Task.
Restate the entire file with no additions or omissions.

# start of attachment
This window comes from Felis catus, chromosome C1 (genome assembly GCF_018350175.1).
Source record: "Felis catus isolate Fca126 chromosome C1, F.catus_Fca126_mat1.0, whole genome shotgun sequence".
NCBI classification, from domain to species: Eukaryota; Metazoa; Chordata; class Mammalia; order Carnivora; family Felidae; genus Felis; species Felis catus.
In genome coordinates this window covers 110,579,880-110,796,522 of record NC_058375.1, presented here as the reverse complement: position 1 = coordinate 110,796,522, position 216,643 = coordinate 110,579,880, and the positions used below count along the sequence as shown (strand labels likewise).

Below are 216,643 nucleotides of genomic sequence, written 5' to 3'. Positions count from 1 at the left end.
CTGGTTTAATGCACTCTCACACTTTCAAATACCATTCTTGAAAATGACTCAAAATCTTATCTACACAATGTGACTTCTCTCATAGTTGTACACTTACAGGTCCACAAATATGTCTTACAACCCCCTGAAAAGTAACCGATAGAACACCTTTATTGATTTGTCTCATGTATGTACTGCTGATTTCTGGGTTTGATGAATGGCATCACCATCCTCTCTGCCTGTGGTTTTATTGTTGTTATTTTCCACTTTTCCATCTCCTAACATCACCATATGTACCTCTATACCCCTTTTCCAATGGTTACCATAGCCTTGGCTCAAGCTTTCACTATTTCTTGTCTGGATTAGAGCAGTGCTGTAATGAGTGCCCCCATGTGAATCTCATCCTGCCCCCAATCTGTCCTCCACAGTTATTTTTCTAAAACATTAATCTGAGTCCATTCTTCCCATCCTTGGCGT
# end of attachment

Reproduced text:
This window comes from Felis catus, chromosome C1 (genome assembly GCF_018350175.1).
Source record: "Felis catus isolate Fca126 chromosome C1, F.catus_Fca126_mat1.0, whole genome shotgun sequence".
NCBI classification, from domain to species: Eukaryota; Metazoa; Chordata; class Mammalia; order Carnivora; family Felidae; genus Felis; species Felis catus.
In genome coordinates this window covers 110,579,880-110,796,522 of record NC_058375.1, presented here as the reverse complement: position 1 = coordinate 110,796,522, position 216,643 = coordinate 110,579,880, and the positions used below count along the sequence as shown (strand labels likewise).

Below are 216,643 nucleotides of genomic sequence, written 5' to 3'. Positions count from 1 at the left end.
CTGGTTTAATGCACTCTCACACTTTCAAATACCATTCTTGAAAATGACTCAAAATCTTATCTACACAATGTGACTTCTCTCATAGTTGTACACTTACAGGTCCACAAATATGTCTTACAACCCCCTGAAAAGTAACCGATAGAACACCTTTATTGATTTGTCTCATGTATGTACTGCTGATTTCTGGGTTTGATGAATGGCATCACCATCCTCTCTGCCTGTGGTTTTATTGTTGTTATTTTCCACTTTTCCATCTCCTAACATCACCATATGTACCTCTATACCCCTTTTCCAATGGTTACCATAGCCTTGGCTCAAGCTTTCACTATTTCTTGTCTGGATTAGAGCAGTGCTGTAATGAGTGCCCCCATGTGAATCTCATCCTGCCCCCAATCTGTCCTCCACAGTTATTTTTCTAAAACATTAATCTGAGTCCATTCTTCCCATCCTTGGCGT